Students from Rambam Mesivta in Lawrence protesting outside the Queens, N.Y., home of Nazi camp guard Jakiw Palij in 2017. Photo: Reuters / Mike Segar.

By Larry Gordon

He is finally gone, deported from the United States to Germany for serving as a Nazi camp guard who oversaw the murder of 6,000 Jews in one day at a death camp in Poland during World War II. If you are familiar with the name Jakiw Palij, then it is because of a long series of efforts by yeshiva high school students who, along with their rosh yeshiva, Rabbi Zev Friedman, never missed an opportunity to rally and protest in front of the war criminal’s Queens home.

The yeshiva is Rambam Mesivta in Lawrence, with a 200-pupil student body steeped in Torah, academia, and activism. And chief on their list of projects frequently in the news is a determination to see justice exacted and have Mr. Palij forcibly removed from New York and sent on his way.

That is what has happened after 15 years of delays. One of the complications over these years was the fact that Palij was a Polish national that the U.S. wanted sent back to Germany, Rabbi Friedman said. The rabbi points out that the prime reason for the delay in the deportation process was Germany’s insistence that it was not responsible for him because he was not a German citizen.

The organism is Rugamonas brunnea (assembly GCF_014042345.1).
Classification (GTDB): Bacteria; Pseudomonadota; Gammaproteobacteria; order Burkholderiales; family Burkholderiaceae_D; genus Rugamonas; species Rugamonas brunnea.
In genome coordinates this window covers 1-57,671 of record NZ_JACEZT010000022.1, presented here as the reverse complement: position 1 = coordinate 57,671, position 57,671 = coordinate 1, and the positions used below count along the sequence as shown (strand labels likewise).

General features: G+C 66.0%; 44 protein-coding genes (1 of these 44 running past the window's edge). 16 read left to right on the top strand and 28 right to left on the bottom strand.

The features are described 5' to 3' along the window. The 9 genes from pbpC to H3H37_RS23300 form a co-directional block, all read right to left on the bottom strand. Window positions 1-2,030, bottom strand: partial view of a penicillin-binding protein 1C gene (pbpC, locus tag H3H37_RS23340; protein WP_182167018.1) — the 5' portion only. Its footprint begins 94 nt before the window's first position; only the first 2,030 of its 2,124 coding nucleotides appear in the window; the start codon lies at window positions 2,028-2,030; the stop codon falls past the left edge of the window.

When the high school students would demonstrate outside the German UN offices in New York, they would chant, “Who trained him? Germany! Who gave him the uniform? Germany! Who taught him to murder? Germany!”

At the end of this very long and frustrating process, Germany had no choice but to take Palij to breathe his last breaths in Germany.

Now that the Nazi war criminal is out of New York and the U.S. after a long, frustrating, and even painful delay, the Rambam Mesivta boys are owed a debt of gratitude. They were focused and determined and refused to let it go. They could not rest or let us relax until Jakiw Palij was gone. Though he is 95 years old, we have never forgotten his past. Now that he is gone from our midst, we can all breathe a sigh of relief.

 

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